(cocaine, heroin, K2, marijuana, meth, PCP, pills, or Rx meds)

79 Firearms

Detention

The Raytown Police Department Detention Unit is a short term holding facility with 12 beds in four regular cells and one padded cell. The unit is staffed by seven full-time Detention Technicians and one Supervisor and is manned 24/7/365. Inmates are held only long enough for them to post bond or, in the case of 24-hour investigative holds, until the investigator assigned to their case completes the investigation. Inmates with Raytown charges, who are unable to post their bond, are transferred to our contracted holding facility, the Johnson County Missouri Jail. Jail facilities were upgraded in several significant ways in 2016, including: • Installation of a new gate system in the cell hall increasing security within the jail • Installation of a video conferencing system for court proceedings, reducing the number of times inmates need to be moved from the jail to court, thereby reducing a significant security risk • Installation of a new series of cameras, eliminating blind spots • Installation of a new padded cell for inmates who are suicidal or likely to injure themselves

IN 2016, THE DETENTION UNIT PROCESSED 2,297 BOOKINGS AND OVER 4,700 TRAFFIC CITATIONS AND GENERAL ORDINANCE SUMMONS!

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Raytown Police Department


PROFESSIONAL STANDARDS The Professional Standards Unit (PSU) is responsible for providing services that support the mission and operations of the Raytown Police Department. Members of PSU recruit potential Department members and conduct pre-employment background investigations for selection of personnel who share our Department’s core values of courage, honesty, integrity, and accountability. The Professional Standards Unit also ensures that all sworn personnel meet the training requirements set forth by the Department of Public Safety Peace Officer Standards and Training Program (POST), which is the regulatory agency responsible for the licensure of peace officers. In 2016 all of our sworn personnel have met or exceeded the training requirements set forth by POST.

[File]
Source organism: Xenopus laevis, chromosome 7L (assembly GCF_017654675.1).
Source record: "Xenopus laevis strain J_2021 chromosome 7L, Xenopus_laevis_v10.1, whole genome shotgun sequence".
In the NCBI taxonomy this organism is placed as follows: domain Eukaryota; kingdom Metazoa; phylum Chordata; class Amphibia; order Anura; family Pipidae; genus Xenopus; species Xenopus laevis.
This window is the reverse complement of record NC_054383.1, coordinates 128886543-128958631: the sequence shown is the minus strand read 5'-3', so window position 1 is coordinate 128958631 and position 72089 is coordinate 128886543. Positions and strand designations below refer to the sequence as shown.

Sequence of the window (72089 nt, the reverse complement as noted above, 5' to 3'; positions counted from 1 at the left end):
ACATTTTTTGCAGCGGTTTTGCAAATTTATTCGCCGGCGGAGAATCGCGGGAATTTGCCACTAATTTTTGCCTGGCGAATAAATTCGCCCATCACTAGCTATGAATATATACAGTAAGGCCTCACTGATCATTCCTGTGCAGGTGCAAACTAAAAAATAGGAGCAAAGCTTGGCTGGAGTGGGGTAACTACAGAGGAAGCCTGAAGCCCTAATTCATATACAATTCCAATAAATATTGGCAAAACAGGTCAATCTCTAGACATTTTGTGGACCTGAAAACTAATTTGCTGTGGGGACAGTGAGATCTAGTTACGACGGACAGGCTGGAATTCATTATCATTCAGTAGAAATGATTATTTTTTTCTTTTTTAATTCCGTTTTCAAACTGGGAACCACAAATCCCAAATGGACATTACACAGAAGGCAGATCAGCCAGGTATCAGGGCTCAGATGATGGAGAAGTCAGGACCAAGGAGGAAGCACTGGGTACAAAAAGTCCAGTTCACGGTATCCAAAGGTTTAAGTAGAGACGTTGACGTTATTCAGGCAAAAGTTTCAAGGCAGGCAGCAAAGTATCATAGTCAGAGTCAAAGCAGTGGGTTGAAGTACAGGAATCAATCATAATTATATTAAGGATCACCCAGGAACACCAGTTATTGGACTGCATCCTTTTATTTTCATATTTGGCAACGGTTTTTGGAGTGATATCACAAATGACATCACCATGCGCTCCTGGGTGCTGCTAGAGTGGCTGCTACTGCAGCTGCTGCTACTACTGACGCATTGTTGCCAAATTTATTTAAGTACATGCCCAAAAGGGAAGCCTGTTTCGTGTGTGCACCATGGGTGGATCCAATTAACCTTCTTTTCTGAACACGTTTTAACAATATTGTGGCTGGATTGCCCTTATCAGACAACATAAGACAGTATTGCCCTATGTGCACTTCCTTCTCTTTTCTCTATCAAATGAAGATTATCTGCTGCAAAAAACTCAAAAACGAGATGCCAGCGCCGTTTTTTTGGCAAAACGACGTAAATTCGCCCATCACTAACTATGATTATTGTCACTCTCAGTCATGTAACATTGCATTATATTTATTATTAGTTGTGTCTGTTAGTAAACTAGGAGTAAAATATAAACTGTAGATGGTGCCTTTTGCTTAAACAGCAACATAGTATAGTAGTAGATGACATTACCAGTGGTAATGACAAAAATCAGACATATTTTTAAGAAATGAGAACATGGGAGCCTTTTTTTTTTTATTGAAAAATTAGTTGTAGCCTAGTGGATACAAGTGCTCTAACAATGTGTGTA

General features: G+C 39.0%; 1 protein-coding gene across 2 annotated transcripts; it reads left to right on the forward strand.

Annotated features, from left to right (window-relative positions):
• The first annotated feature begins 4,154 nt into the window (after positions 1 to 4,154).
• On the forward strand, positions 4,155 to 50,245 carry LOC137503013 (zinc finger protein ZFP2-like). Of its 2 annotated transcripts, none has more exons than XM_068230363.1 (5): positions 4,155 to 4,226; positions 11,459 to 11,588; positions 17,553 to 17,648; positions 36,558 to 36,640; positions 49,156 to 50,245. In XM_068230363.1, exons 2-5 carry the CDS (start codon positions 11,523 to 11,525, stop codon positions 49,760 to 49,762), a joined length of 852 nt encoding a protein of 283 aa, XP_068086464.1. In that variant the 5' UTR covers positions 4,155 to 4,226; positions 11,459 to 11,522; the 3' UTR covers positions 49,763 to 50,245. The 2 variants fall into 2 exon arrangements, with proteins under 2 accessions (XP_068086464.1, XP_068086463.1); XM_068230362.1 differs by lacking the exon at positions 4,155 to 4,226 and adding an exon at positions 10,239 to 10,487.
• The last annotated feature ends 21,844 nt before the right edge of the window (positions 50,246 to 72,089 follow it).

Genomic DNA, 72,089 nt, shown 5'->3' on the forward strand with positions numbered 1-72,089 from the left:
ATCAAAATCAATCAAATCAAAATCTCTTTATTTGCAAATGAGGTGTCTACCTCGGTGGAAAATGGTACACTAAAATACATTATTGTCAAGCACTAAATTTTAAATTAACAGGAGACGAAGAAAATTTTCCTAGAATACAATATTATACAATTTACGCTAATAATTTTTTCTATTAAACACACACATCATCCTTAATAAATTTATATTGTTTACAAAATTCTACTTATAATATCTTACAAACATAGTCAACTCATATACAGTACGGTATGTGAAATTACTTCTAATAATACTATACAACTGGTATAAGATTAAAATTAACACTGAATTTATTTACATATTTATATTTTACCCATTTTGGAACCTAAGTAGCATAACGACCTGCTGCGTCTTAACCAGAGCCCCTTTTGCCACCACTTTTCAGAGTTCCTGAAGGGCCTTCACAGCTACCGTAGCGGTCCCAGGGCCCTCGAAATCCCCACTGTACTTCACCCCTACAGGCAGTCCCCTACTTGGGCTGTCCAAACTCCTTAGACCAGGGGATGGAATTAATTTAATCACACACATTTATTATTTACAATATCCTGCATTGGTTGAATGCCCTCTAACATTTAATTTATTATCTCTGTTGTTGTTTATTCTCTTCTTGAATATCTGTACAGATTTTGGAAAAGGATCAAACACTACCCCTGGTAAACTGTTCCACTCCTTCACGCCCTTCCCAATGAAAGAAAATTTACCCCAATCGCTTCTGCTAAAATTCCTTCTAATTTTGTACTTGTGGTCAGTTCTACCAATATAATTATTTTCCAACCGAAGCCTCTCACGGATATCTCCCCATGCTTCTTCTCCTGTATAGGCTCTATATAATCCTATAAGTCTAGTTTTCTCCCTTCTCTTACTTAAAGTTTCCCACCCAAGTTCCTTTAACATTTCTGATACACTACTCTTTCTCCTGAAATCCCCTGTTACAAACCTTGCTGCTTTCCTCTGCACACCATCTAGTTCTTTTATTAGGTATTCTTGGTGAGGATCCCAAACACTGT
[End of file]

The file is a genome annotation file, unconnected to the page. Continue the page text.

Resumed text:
ALL DEPARTMENT MEMBERS, INCLUDING SWORN AND CIVILIAN PERSONNEL, HAVE CUMULATIVELY PARTICIPATED IN OVER 5200 HOURS OF TRAINING. IN 2016, THE CHIEF HIRED 10 INDIVIDUALS 6 OFFICERS ONE LATER TRANSFERRED TO DISPATCH ONE IS NO LONGER WITH THE DEPARTMENT

2 DISPATCHERS

2 DETENTION TECHNICIANS

Peer Support Team

In 2016, the Department’s Peer Support Team gained three new members and currently has a total of 9 sworn and non-sworn members. The purpose of the Peer Support Team is to provide initial crisis intervention services by trained personnel to members of Law Enforcement who have experienced or have been exposed to a traumatic incident or other emotional crisis. Team members continue to provide confidential emotional support during and after times of personal or professional crisis to employees who express a need for assistance as well as assisting other Law Enforcement agencies with Critical Incident Stress Debriefings when called upon.

2016 Annual Report

25


INTERNAL AFFAIRS The Internal Affairs (IA) Unit is responsible for maintaining records of all of the investigations conducted into complaints against the members of the Department, all of the vehicle pursuits conducted by Officers, and all reports of incidents where Officers had to apply force against another person. Many complaints are investigated by supervisory staff. In the most serious cases, members of the Internal Affairs Unit can be assigned. Internal Affairs personnel include case officers and Computerized Voice Stress Analysis (CVSA) Examiners. Case officers are recruited from those members whose work in the Criminal Investigations Unit has shown proven skills in interview/interrogation and detailed case management. Special training is required of all Unit members, beginning with attendance at the Institute for Law Enforcement Administration at the Center for American and International Law where they are introduced to courses specific to internal affairs, ethics, and professional standards. The Internal Affairs Special Unit reports directly to the Chief of Police. THE INNER RING DISPLAYS THE ALLEGATION CATEGORIES WHILE THE OUTER RING DISPLAYS THE INVESTIGATION RESULTS. (1) ate d n er

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USE OF FORCE Members that are required to apply force to another person in the execution of their duties must complete a separate report describing the incident and the force used. These reports are used to improve training and performance. Each Use of Force incident is investigated by a supervisor. The Professional Standards Unit is responsible for training and thus, also collects data from these reports.

26,192 CALLS FOR SERVICE

There are important distinctions to be made over previous year’s data: